Uganda's Main Referral Hospital gets Fistula Equipment - Early Easter Gift

If you have heard about Obstetric Fistula, then you have reason to smile about the latest acquisition of Mulago Hospital -- Fistula Equipment.

Each year between 50 000 to 100 000 women worldwide are affected by obstetric fistula, a hole in the birth canal. The development of obstetric fistula is directly linked to one of the major causes of maternal mortality: obstructed labour.

Women who experience obstetric fistula suffer constant incontinence, shame, social segregation and health problems. It is estimated that more than 2 million young women live with untreated obstetric fistula in Asia and sub-Saharan Africa.

Obstetric fistula is preventable; it can largely be avoided by:

  • delaying the age of first pregnancy;
  • the cessation of harmful traditional practices; and
  • timely access to obstetric care.

Preventing and managing obstetric fistula contributes to the Millennium Development Goal 5 of improving maternal health.


So ...It is good news that the obstetrics and gynaecology department at Mulago hospital has received medical equipment worth Shs565 million meant to help treat patients with fistula. The equipment consisting of delivery beds, delivery sets, anaesthetic machines, faetal heart monitors, newborn resuscitation equipment, teaching aids and fistula surgery equipment was donated by United Nations Population Fund (UNFPA) to the hospital on Thursday.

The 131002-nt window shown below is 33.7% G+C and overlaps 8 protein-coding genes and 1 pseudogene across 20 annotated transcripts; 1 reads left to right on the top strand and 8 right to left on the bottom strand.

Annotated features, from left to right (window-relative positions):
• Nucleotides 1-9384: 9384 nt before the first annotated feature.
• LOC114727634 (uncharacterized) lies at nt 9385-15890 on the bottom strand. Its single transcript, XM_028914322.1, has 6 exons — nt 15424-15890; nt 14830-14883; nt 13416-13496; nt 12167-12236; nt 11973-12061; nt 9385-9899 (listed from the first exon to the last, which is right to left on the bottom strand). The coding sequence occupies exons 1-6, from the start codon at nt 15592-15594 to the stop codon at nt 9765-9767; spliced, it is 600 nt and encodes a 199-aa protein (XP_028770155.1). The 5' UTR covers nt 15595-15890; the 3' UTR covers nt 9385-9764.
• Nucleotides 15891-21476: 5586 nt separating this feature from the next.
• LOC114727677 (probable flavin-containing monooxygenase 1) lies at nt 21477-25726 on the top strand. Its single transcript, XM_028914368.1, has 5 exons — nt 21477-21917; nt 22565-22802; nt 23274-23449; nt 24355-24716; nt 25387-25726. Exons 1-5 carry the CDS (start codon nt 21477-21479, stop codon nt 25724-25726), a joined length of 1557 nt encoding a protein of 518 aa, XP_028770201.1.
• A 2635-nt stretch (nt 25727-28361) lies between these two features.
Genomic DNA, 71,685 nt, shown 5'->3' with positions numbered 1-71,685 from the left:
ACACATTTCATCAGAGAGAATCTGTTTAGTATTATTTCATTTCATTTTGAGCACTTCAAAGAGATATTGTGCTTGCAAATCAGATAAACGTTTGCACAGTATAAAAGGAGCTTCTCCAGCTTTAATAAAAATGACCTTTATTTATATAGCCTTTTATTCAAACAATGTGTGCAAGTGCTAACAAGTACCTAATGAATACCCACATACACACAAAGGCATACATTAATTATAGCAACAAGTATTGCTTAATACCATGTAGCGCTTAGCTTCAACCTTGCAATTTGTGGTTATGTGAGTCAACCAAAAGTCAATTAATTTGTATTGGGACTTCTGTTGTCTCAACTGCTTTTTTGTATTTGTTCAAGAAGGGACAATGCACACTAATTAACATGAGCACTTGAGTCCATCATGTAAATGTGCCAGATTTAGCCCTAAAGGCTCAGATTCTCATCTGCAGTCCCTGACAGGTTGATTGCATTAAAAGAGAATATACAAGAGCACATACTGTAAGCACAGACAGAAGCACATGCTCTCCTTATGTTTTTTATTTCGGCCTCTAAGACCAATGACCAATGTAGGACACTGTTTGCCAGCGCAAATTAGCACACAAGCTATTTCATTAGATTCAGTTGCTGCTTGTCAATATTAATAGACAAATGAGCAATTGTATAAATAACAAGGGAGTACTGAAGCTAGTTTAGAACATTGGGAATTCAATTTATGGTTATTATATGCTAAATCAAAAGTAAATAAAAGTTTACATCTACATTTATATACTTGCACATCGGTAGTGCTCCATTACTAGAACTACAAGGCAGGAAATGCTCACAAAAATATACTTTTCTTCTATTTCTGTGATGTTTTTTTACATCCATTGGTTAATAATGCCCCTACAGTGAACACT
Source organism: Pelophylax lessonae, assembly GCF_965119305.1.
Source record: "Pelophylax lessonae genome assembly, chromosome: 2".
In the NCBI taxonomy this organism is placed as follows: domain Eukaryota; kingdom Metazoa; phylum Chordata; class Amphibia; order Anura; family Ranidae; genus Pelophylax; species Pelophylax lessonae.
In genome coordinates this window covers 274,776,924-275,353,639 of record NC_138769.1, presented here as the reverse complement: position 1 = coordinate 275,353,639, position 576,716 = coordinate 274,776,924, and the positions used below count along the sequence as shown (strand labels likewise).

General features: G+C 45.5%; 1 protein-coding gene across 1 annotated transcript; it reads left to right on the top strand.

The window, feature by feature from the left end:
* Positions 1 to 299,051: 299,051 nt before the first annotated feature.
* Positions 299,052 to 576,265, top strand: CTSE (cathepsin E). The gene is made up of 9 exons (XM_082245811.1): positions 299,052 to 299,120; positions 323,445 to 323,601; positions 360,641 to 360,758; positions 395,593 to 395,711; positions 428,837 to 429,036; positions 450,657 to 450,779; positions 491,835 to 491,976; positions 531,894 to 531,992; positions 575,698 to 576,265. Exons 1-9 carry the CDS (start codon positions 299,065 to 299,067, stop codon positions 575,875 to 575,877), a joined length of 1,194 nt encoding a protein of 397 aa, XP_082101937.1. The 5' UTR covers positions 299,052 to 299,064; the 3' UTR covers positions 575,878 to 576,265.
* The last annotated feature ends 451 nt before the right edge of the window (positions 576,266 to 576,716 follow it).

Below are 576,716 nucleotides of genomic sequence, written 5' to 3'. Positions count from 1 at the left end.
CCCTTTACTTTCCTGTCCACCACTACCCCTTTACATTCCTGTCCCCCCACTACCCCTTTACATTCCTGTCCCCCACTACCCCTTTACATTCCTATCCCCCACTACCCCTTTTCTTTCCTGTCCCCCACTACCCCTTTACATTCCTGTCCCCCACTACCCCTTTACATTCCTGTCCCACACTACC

Two vehicles were also given to the Health ministry to support midwifery and fistula services, costing approximately Shs200 million. While handing over the equipment and the vehicles to Mulago hospital through the Health ministry UNFPA country director, Esperence Fundira called for the strengthening of human resources as a way of improving the general maternal health in the country.

“Equipment alone is not enough to guarantee the quality of midwifery care. At the moment, a midwife in Uganda delivers between 350 and 500 mothers a year, that is more than twice the 175 deliveries per year per midwife recommended by the World Health Organisation,” Ms Fundira said. The equipment came after Mulago hospital was accredited last year by the International Federation of Gynaecology and Obstetrics as a training centre for fistula repair surgeons in East Africa.

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